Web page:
The 1R risk unit is used as a neutral and objective risk measure in trading. Read here about the advantages and the correct use.

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The risk unit 1R measures the initial risk of a trade and makes it comparable and statistically evaluable for strategies and setups.

**1R = risk in money if the trade runs into loss + spread and commissions**

**What do you need 1R for?**

Imagine you are surfing the internet and looking at forum posts and reports about traders.

Post #1 is: "I earned 1,500 euros with this trade."

And another post #2: "My strategy has already earned 255 pips this month."

These statements sound great at first, but we don't get any actual information as to whether these are good results.

How would you rate statement #1 if you knew this person had an initial risk of 15,000 euros? Not so good.

What would you say if this person had an initial risk of 150 euros? Good trade!

And #2 is no different. If the strategy made a loss of 200 pips with 1 lot and a profit of 455 pips with 0.01 lots; then it actually made 255 pips plus, but lost money on balance.

So we need a ratio that actually expresses whether a trade was profitable and by how much.

**The initial risk 1R**

As described above, the initial risk 1R is the risk in my account currency, including charges and commissions, to which I am exposed in a trade.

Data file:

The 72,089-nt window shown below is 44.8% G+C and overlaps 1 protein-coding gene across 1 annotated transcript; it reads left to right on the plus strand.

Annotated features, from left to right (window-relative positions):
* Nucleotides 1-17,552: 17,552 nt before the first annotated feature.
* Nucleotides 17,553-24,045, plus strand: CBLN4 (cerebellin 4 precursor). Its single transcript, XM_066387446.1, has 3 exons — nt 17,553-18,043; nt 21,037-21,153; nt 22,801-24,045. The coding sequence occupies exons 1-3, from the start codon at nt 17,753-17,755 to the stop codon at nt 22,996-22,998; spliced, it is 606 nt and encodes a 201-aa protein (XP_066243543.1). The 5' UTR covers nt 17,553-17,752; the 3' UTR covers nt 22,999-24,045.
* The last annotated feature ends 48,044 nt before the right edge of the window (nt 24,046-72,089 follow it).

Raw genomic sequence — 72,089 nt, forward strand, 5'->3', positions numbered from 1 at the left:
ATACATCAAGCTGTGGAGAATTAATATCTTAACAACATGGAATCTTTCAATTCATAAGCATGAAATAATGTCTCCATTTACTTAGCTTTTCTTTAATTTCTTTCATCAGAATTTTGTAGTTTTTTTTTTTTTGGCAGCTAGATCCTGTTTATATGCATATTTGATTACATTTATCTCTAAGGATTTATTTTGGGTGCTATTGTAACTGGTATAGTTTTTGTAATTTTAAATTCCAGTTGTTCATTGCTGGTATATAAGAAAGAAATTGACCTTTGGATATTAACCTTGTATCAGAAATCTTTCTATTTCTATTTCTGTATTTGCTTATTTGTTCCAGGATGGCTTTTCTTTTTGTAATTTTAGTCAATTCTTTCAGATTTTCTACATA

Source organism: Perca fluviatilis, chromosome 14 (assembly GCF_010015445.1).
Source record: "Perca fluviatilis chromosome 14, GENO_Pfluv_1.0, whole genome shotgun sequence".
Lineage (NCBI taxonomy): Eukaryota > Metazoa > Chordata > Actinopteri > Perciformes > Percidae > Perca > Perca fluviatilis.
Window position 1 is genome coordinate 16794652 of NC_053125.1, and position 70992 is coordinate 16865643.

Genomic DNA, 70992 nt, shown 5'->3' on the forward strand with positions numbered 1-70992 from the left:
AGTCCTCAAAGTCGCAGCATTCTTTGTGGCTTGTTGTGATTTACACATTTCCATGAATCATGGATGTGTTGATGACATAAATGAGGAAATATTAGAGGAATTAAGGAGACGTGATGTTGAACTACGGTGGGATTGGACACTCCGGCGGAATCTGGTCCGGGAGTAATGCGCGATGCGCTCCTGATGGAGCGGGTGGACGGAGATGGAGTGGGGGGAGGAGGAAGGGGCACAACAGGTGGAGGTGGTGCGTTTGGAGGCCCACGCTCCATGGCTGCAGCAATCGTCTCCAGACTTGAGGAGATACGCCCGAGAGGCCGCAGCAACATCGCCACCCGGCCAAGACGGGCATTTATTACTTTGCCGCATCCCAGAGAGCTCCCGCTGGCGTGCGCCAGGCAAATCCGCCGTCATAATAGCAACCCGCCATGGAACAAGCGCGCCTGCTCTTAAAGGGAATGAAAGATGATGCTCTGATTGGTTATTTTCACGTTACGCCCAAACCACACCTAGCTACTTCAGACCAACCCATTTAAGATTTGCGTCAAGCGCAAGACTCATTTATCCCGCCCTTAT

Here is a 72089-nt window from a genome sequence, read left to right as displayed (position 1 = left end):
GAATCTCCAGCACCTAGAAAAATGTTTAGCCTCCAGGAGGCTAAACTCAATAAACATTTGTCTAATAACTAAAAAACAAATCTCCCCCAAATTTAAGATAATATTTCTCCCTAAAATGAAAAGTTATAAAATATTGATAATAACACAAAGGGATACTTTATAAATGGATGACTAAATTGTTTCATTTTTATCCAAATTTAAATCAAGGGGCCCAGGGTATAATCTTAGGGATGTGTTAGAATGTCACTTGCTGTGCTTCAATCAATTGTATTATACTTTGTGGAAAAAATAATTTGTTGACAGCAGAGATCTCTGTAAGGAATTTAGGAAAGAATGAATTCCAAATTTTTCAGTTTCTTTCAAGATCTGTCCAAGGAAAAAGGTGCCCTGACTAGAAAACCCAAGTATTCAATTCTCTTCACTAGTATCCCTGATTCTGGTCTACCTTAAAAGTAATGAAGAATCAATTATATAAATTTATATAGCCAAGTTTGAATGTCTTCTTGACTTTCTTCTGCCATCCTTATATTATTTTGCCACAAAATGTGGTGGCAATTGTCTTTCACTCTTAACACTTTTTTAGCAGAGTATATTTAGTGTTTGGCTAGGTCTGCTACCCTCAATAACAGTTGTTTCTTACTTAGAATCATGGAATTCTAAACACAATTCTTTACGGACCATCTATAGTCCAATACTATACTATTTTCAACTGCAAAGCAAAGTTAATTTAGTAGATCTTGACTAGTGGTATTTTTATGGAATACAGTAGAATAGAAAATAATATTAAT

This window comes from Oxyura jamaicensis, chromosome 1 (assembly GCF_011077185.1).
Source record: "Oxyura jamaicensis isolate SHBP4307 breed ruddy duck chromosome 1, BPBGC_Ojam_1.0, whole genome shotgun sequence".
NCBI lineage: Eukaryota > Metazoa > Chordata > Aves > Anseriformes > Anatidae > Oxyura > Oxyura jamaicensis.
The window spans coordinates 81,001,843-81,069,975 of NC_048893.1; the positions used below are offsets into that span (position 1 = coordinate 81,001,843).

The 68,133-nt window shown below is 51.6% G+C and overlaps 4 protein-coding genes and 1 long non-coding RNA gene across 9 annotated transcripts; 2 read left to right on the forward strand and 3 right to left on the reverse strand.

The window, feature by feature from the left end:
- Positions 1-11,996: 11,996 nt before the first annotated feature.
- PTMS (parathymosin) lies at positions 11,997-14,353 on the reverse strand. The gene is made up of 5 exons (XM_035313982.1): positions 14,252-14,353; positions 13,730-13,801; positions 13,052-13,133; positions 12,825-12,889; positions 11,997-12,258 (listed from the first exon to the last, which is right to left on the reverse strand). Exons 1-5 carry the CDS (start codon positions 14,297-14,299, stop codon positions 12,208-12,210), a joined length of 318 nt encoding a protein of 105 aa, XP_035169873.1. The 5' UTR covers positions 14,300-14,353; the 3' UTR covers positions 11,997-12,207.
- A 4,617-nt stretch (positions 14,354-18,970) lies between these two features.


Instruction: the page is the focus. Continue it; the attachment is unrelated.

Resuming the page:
The advantage of writing 1R is that no matter whether someone defines his initial risk with 500 euros, 1500 USD or with 10 pips, in each of these cases we will write 1R for it from now on.

The important thing here is that, from a risk point of view, the initial risk always remains the same in order to be able to trade a probability. If a trader varies this, the statement 1R no longer makes sense.

**Profit expressed in R multiples**

Having defined the initial risk 1R, we can now express the profit in units of R.

E.g. The trade has made a profit of 2R.

Immediately it is clear that here a good risk-reward ratio of 2 underlies the trade and there is no more uncertainty whether the trader trades sometimes a high and sometimes a low position size.

And we can compare this ratio perfectly, we know that 3R profit of a trader X is better than 2.5R profit of trader Y. Without knowing more about these traders.

**That's why we always talk about 1R and multiples of R when we talk about returns and trade evaluation, so you and we know exactly what's going on and there are no misunderstandings.**